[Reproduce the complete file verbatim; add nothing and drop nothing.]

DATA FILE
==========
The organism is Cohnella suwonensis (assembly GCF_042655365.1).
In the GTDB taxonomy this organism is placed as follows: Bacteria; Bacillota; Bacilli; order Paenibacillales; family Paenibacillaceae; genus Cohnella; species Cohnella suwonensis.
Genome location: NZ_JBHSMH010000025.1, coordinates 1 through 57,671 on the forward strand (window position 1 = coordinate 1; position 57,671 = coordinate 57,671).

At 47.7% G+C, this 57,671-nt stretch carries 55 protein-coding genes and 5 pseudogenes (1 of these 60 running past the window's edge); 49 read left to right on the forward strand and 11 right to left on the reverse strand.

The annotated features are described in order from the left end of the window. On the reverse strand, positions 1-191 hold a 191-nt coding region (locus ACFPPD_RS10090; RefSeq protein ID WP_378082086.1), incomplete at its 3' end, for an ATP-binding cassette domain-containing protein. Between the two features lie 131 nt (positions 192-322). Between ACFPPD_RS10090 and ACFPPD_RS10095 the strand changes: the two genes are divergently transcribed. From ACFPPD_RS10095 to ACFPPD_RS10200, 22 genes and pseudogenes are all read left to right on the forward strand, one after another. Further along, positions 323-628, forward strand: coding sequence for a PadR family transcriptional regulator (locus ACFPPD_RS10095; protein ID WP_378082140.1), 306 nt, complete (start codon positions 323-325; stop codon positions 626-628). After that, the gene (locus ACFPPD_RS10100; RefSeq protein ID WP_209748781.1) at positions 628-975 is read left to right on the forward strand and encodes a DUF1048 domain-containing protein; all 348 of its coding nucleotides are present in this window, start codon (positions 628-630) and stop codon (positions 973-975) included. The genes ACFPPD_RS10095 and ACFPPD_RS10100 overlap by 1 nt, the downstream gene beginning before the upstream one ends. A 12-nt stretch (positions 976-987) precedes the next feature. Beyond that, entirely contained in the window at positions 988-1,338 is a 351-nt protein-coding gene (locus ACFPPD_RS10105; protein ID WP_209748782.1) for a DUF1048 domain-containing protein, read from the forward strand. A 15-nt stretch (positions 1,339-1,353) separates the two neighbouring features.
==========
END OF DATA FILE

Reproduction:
The organism is Cohnella suwonensis (assembly GCF_042655365.1).
In the GTDB taxonomy this organism is placed as follows: Bacteria; Bacillota; Bacilli; order Paenibacillales; family Paenibacillaceae; genus Cohnella; species Cohnella suwonensis.
Genome location: NZ_JBHSMH010000025.1, coordinates 1 through 57,671 on the forward strand (window position 1 = coordinate 1; position 57,671 = coordinate 57,671).

At 47.7% G+C, this 57,671-nt stretch carries 55 protein-coding genes and 5 pseudogenes (1 of these 60 running past the window's edge); 49 read left to right on the forward strand and 11 right to left on the reverse strand.

The annotated features are described in order from the left end of the window. On the reverse strand, positions 1-191 hold a 191-nt coding region (locus ACFPPD_RS10090; RefSeq protein ID WP_378082086.1), incomplete at its 3' end, for an ATP-binding cassette domain-containing protein. Between the two features lie 131 nt (positions 192-322). Between ACFPPD_RS10090 and ACFPPD_RS10095 the strand changes: the two genes are divergently transcribed. From ACFPPD_RS10095 to ACFPPD_RS10200, 22 genes and pseudogenes are all read left to right on the forward strand, one after another. Further along, positions 323-628, forward strand: coding sequence for a PadR family transcriptional regulator (locus ACFPPD_RS10095; protein ID WP_378082140.1), 306 nt, complete (start codon positions 323-325; stop codon positions 626-628). After that, the gene (locus ACFPPD_RS10100; RefSeq protein ID WP_209748781.1) at positions 628-975 is read left to right on the forward strand and encodes a DUF1048 domain-containing protein; all 348 of its coding nucleotides are present in this window, start codon (positions 628-630) and stop codon (positions 973-975) included. The genes ACFPPD_RS10095 and ACFPPD_RS10100 overlap by 1 nt, the downstream gene beginning before the upstream one ends. A 12-nt stretch (positions 976-987) precedes the next feature. Beyond that, entirely contained in the window at positions 988-1,338 is a 351-nt protein-coding gene (locus ACFPPD_RS10105; protein ID WP_209748782.1) for a DUF1048 domain-containing protein, read from the forward strand. A 15-nt stretch (positions 1,339-1,353) separates the two neighbouring features.